Releasing Those We Love to God
We read the “Abraham almost kills Isaac” story in church today, and I have thoughts. Mostly on what this Genesis story says about releasing those we love to God.
Mother, her children, and God
When my mother was a young widow, she had her children baptized. She had returned to her native Mississippi where she’d given birth to her last child. Prior to the baptism, she spent hours on her knees asking for the strength to actually give her children over to God. That’s what baptism was: trusting God to take her most beloveds successfully through life. Pair this with her husband having just died in a violent train wreck. Would you trust a God to protect these children from random harm? One can only admire her insistence that she needed to do this thing.
Abraham wasn’t so different from my mom. Life—in the form of his jealous wife—had already stripped him of one son. Ishmael, sent away with Hagar. Can we imagine how tightly Abraham held onto the remaining son? Especially since God told him to listen to Sarah and send his son Ishmael away. How would a call to release Isaac to God sound to him?
When God calls us to release those we love
The figures in the Bible are exactly like us. What they hear from God has as much to do with them as with God. Abraham’s fear of releasing his son might have transformed the call for his son to “go with God”…into feeling like God wanted him to sacrifice Isaac as a burnt offering. So Abraham sets out to do it. Surely most of us have done the same. We actively hurt ourselves to prove our fearful view of the world is correct.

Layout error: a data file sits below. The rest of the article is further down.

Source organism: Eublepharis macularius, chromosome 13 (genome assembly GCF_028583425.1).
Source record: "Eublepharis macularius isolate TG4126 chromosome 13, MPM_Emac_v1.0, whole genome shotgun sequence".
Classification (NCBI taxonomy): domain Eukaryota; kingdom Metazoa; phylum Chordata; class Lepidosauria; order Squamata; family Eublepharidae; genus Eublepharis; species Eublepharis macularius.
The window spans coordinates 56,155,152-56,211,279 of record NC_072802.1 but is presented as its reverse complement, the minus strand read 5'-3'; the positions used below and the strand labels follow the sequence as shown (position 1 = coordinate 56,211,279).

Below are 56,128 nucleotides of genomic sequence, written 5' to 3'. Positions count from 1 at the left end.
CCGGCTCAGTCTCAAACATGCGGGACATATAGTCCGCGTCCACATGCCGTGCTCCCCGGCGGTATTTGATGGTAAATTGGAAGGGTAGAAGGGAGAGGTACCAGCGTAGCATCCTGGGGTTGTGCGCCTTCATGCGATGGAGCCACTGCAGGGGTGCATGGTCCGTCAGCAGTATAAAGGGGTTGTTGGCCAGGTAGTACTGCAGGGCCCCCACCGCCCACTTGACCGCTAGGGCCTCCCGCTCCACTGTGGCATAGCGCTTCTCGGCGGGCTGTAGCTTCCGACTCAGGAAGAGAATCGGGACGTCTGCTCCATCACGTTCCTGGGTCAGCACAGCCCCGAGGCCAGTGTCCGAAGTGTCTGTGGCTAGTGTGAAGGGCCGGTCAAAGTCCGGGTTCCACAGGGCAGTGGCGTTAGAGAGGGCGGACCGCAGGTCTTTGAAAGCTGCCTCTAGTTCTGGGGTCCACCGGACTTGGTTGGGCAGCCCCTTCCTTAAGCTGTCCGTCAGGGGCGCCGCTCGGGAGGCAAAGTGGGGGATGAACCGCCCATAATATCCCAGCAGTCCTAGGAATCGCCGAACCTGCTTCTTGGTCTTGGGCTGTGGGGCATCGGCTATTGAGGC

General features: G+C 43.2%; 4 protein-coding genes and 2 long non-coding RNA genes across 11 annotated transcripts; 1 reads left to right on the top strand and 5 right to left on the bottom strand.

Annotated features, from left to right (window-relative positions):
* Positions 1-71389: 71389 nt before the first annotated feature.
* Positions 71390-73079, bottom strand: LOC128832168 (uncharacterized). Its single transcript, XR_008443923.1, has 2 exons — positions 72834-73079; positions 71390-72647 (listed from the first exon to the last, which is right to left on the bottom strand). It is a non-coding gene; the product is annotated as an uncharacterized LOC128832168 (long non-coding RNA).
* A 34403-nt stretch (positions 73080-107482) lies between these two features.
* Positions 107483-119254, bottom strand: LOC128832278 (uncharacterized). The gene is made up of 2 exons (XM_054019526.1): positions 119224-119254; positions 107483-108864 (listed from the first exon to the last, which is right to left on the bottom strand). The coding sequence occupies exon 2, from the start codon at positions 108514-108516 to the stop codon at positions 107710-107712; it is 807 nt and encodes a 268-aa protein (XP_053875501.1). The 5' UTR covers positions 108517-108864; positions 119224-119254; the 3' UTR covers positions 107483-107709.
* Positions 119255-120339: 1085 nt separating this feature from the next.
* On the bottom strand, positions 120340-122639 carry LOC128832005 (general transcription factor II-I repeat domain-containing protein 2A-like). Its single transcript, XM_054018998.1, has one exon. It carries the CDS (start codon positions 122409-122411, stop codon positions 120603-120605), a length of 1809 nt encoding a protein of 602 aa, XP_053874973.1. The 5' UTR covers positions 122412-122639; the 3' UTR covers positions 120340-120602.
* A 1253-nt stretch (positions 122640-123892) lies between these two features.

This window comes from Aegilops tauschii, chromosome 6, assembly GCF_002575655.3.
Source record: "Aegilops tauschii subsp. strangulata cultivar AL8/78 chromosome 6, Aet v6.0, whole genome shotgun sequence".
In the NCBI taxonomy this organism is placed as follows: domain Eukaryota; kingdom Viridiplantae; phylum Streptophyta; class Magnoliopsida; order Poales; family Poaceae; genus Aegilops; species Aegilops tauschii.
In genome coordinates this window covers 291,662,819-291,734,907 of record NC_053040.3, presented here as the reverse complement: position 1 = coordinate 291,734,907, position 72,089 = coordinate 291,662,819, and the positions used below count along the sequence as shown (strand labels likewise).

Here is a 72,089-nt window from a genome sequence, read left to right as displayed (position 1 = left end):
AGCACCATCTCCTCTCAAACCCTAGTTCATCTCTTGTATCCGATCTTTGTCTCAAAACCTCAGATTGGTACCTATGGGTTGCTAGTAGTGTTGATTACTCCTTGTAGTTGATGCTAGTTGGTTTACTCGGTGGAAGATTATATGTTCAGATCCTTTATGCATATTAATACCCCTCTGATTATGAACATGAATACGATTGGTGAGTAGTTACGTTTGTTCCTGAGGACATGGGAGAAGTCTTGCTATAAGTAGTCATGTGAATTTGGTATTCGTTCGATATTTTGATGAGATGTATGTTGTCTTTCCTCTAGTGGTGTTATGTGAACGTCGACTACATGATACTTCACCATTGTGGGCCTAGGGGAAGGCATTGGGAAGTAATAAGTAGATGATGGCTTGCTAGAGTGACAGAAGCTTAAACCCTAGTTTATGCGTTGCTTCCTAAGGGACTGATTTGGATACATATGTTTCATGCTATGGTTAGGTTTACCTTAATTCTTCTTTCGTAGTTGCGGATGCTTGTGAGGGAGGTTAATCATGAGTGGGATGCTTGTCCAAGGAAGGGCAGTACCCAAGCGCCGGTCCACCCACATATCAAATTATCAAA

What was the “test” the Bible tells us was in process? Was it to see if Abraham would kill his son in obedience to God? That’s the traditional reading. Reinforced by the angel’s message that causes the last-minute stay of the knife: now I know you fear me.
But what if the message is in the last part of the message: “Because you have not withheld your son, I will make sure your children flourish.” What if this story is a complicated interplay between Abraham’s fear of releasing control over his son and his desire to obey God? A hard-fought struggle that ends in his breakthrough moment when he realizes this situation he has set up cannot be the correct course of action. And so he hears God rejoicing because he has come to the place he can trust God with his son.
How do we all release those we love to God
I don’t know. But we all, ultimately, must grapple with releasing those we love to God. Because we can’t and don’t control what happens to them. We can gently set them into the stream and work with the wisdom we receive from God to help their lives be the best it can be. Or we can fight, obstreperous, and demand that we get to decide. The latter won’t work out well. We are too ignorant and have too little control over that stream.